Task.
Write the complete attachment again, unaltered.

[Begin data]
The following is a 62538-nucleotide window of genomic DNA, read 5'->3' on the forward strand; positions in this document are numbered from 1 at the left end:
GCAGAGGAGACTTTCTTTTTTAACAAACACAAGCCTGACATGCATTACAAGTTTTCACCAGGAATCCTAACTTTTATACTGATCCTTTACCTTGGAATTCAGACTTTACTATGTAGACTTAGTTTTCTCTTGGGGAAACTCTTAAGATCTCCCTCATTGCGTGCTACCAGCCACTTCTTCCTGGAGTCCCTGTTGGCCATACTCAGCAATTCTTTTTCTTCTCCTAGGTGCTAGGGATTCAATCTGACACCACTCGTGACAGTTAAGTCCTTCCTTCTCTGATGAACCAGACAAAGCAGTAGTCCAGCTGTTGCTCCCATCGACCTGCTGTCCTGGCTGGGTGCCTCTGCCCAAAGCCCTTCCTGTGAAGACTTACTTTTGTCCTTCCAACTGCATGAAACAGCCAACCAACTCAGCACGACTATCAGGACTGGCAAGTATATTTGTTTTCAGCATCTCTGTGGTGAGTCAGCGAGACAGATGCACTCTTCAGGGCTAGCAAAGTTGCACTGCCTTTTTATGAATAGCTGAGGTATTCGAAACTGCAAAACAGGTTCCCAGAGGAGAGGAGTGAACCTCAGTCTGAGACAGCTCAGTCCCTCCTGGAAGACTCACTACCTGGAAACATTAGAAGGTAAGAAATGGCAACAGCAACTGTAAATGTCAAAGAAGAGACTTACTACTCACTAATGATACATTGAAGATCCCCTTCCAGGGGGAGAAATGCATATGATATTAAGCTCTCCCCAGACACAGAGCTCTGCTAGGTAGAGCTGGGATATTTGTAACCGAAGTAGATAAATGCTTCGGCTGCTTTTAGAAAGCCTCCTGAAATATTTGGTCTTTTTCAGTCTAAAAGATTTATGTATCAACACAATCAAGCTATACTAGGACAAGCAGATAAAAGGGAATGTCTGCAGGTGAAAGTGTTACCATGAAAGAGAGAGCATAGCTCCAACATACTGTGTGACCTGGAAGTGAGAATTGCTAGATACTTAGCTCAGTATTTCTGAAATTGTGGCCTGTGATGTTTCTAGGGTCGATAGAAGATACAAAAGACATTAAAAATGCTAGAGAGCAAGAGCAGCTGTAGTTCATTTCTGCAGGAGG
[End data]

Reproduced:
The following is a 62538-nucleotide window of genomic DNA, read 5'->3' on the forward strand; positions in this document are numbered from 1 at the left end:
GCAGAGGAGACTTTCTTTTTTAACAAACACAAGCCTGACATGCATTACAAGTTTTCACCAGGAATCCTAACTTTTATACTGATCCTTTACCTTGGAATTCAGACTTTACTATGTAGACTTAGTTTTCTCTTGGGGAAACTCTTAAGATCTCCCTCATTGCGTGCTACCAGCCACTTCTTCCTGGAGTCCCTGTTGGCCATACTCAGCAATTCTTTTTCTTCTCCTAGGTGCTAGGGATTCAATCTGACACCACTCGTGACAGTTAAGTCCTTCCTTCTCTGATGAACCAGACAAAGCAGTAGTCCAGCTGTTGCTCCCATCGACCTGCTGTCCTGGCTGGGTGCCTCTGCCCAAAGCCCTTCCTGTGAAGACTTACTTTTGTCCTTCCAACTGCATGAAACAGCCAACCAACTCAGCACGACTATCAGGACTGGCAAGTATATTTGTTTTCAGCATCTCTGTGGTGAGTCAGCGAGACAGATGCACTCTTCAGGGCTAGCAAAGTTGCACTGCCTTTTTATGAATAGCTGAGGTATTCGAAACTGCAAAACAGGTTCCCAGAGGAGAGGAGTGAACCTCAGTCTGAGACAGCTCAGTCCCTCCTGGAAGACTCACTACCTGGAAACATTAGAAGGTAAGAAATGGCAACAGCAACTGTAAATGTCAAAGAAGAGACTTACTACTCACTAATGATACATTGAAGATCCCCTTCCAGGGGGAGAAATGCATATGATATTAAGCTCTCCCCAGACACAGAGCTCTGCTAGGTAGAGCTGGGATATTTGTAACCGAAGTAGATAAATGCTTCGGCTGCTTTTAGAAAGCCTCCTGAAATATTTGGTCTTTTTCAGTCTAAAAGATTTATGTATCAACACAATCAAGCTATACTAGGACAAGCAGATAAAAGGGAATGTCTGCAGGTGAAAGTGTTACCATGAAAGAGAGAGCATAGCTCCAACATACTGTGTGACCTGGAAGTGAGAATTGCTAGATACTTAGCTCAGTATTTCTGAAATTGTGGCCTGTGATGTTTCTAGGGTCGATAGAAGATACAAAAGACATTAAAAATGCTAGAGAGCAAGAGCAGCTGTAGTTCATTTCTGCAGGAGG